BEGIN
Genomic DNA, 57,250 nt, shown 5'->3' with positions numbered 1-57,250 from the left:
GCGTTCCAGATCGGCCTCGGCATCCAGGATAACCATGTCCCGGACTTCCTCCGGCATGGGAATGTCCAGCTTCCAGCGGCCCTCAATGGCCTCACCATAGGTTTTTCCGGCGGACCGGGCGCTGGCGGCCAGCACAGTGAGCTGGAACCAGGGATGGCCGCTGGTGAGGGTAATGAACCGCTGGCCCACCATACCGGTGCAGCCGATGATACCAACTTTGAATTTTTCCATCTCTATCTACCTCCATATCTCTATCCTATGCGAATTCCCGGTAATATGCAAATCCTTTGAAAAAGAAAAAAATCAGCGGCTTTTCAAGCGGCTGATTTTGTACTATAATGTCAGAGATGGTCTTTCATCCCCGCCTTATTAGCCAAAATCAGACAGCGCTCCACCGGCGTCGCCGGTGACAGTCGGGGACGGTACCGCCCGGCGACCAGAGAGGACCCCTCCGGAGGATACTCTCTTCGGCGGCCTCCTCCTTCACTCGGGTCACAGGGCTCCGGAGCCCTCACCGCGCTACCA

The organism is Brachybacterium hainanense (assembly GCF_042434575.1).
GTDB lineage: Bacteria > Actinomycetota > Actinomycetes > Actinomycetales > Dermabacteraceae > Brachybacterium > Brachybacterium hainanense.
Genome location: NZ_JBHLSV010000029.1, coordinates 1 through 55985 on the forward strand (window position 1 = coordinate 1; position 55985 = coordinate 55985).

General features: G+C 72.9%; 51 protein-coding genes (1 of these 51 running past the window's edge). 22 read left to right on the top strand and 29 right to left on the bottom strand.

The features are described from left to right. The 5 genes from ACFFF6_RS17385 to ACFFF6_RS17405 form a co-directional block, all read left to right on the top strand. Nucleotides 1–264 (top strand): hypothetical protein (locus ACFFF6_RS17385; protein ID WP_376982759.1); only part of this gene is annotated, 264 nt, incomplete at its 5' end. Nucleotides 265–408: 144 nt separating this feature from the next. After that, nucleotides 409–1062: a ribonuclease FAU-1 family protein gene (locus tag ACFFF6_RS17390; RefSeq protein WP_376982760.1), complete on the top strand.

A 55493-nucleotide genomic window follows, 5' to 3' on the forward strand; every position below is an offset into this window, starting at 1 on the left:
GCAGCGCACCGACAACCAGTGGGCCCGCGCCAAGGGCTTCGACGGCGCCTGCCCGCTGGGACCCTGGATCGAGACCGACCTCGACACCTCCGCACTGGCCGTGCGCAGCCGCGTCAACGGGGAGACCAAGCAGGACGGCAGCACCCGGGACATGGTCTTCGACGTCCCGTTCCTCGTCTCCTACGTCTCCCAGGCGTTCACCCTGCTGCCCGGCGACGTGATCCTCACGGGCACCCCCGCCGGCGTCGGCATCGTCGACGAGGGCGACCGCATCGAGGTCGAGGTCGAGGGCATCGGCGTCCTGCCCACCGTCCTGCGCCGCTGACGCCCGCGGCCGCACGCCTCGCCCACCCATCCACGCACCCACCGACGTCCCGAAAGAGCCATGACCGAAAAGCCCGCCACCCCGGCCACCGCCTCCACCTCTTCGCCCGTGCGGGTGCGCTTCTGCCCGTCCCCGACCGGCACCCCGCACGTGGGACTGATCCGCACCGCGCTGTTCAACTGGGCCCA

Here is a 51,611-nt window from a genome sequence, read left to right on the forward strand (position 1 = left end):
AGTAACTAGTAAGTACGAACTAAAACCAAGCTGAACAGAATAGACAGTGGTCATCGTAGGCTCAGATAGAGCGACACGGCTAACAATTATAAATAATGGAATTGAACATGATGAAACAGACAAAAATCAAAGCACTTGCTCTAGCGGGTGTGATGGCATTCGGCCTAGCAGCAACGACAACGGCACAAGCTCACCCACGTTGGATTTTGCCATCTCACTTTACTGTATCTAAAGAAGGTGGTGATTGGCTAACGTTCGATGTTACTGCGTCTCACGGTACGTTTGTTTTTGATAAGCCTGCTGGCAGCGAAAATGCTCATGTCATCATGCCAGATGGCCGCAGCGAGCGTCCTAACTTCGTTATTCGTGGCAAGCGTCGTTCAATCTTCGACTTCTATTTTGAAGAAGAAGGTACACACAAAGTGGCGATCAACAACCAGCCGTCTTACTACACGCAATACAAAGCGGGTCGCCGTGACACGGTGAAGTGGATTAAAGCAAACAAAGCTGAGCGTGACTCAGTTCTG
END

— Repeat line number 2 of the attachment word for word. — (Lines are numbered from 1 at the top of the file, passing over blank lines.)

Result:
GCGTTCCAGATCGGCCTCGGCATCCAGGATAACCATGTCCCGGACTTCCTCCGGCATGGGAATGTCCAGCTTCCAGCGGCCCTCAATGGCCTCACCATAGGTTTTTCCGGCGGACCGGGCGCTGGCGGCCAGCACAGTGAGCTGGAACCAGGGATGGCCGCTGGTGAGGGTAATGAACCGCTGGCCCACCATACCGGTGCAGCCGATGATACCAACTTTGAATTTTTCCATCTCTATCTACCTCCATATCTCTATCCTATGCGAATTCCCGGTAATATGCAAATCCTTTGAAAAAGAAAAAAATCAGCGGCTTTTCAAGCGGCTGATTTTGTACTATAATGTCAGAGATGGTCTTTCATCCCCGCCTTATTAGCCAAAATCAGACAGCGCTCCACCGGCGTCGCCGGTGACAGTCGGGGACGGTACCGCCCGGCGACCAGAGAGGACCCCTCCGGAGGATACTCTCTTCGGCGGCCTCCTCCTTCACTCGGGTCACAGGGCTCCGGAGCCCTCACCGCGCTACCA